In democratic parliaments, MPs are elected by the citizens. Some electoral systems upon which MPs are elected are based on geographic constituencies (either single MP or multiple MPs per constituency), while other systems may have formal or informal links to ethnic, religious or other sectoral constituencies through party lists. In either case, for an MP to be successful, the citizens must have some sense that they are being effectively represented in the parliament.
This proximity to citizens is the basis of parliaments’ representative function. According to John K. Johnson, writing for the World Bank Institute, “Unlike chief executives, who represent entire nations, or bureaucrats and judges, whose responsibility it is to carry out and interpret the law impartially toward all citizens, legislators are responsible for representing the differences in society, and for bringing these differences into the policy-making arena.” The parliament, as the sum total of these differences, is said to represent the beliefs and ideas of a nation.
The representative function of a parliament is characterised by its role as a venue for disparate perspectives, for the expression and debate of issues of local and national importance, and the translation of those debates into policies. For MPs, effective representation requires engaging their constituents in continuing dialogue in order to understand their views and perspectives, and to rely on their knowledge on various topics. MPs must then utilise the powers vested in their office (i.e. legislating, participating in debates, authoring questions, etc.) to voice the resulting ideas. Through the parliamentary committees an MP can use the formal structure of parliament to engage constitiuents and provide them with direct access to the decision-making process within the institution.
MPs must maintain ongoing constituency relations to demonstrate their accomplishments and to seek the input of citizens. Aside from reengaging constituents in dialogue, MPs may also provide other types of constituency services, including casework (i.e. helping to solve constituents’ problems), facilitation of access to the executive branch and advocating for resources for the constituency. In a growing number of countries, MPs are provided with Constituency Development Funds to allocate limited but significant funding to capital projects that are a priority for the MP and the constituency.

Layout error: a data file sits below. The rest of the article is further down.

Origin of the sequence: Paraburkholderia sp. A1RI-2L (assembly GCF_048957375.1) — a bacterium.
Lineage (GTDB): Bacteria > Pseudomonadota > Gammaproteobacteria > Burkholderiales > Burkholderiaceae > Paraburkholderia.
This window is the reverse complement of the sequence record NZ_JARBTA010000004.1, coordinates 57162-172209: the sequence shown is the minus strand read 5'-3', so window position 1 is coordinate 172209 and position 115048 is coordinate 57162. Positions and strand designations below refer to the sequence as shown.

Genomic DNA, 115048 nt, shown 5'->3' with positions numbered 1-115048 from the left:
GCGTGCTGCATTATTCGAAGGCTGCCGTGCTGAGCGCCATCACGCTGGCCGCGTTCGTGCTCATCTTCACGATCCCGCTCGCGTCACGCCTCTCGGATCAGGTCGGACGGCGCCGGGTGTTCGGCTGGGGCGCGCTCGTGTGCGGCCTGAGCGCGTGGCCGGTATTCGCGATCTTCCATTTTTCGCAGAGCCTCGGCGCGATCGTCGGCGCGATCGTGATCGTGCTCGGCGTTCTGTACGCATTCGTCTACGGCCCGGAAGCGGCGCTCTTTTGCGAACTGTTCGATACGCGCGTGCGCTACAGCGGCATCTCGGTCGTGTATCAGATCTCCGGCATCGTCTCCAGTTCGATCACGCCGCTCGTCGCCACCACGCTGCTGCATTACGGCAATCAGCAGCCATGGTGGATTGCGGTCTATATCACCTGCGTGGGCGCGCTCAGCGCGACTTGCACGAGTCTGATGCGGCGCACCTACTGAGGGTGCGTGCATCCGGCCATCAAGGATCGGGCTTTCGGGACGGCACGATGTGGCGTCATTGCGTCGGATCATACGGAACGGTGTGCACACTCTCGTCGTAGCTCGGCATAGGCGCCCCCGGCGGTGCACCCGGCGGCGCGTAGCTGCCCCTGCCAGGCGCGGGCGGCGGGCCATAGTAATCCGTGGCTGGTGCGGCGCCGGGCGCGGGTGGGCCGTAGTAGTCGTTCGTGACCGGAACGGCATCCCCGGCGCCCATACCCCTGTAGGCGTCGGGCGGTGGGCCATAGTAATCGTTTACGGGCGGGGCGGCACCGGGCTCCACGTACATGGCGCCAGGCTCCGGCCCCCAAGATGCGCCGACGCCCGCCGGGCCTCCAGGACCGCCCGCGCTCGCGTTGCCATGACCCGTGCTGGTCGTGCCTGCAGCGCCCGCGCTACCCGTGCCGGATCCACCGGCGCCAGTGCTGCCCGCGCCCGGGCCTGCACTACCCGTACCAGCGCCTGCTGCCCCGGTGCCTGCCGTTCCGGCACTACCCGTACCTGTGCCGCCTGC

Parliaments must be equipped with the institutional capacities to facilitate the function of representation. Many parliaments have outreach offices that seek to facilitate the flow of information in and out of parliament. They may also contain special services designed to assist the capacity of MPs to communicate with civil society organizations, the government, and other stakeholders. In other parliaments the role of the institution is to provide financial resources directly to MPs and parliamentary groups to enable them to provide staff and facilities in their constituency. More affluent parliaments provide MPs with access to elaborate telecommunications systems and devices to facilitate communication with constitiuents.
It is also common for parliaments to have bureaus specifically designed to engage other parliaments and institutions from foreign countries. This is known as Parliamentary Diplomacy and it allows for an alternative form of international dialogue to state-to-state interactions through the executive branch. There are international and regional networks of parliaments and, alternatively, networks of like-minded MPs, that promote this form of diplomacy.
Effective democratic parliaments conduct outreach with citizens on an ongoing basis. A parliament may broadcast its sessions via television or radio, most now have websites, and publications designed to help include citizens in the policy process. Because citizens cannot know how they are being represented if the parliament is opaque and MPs uncommunicative, transparency has an important bearing on the representative function.
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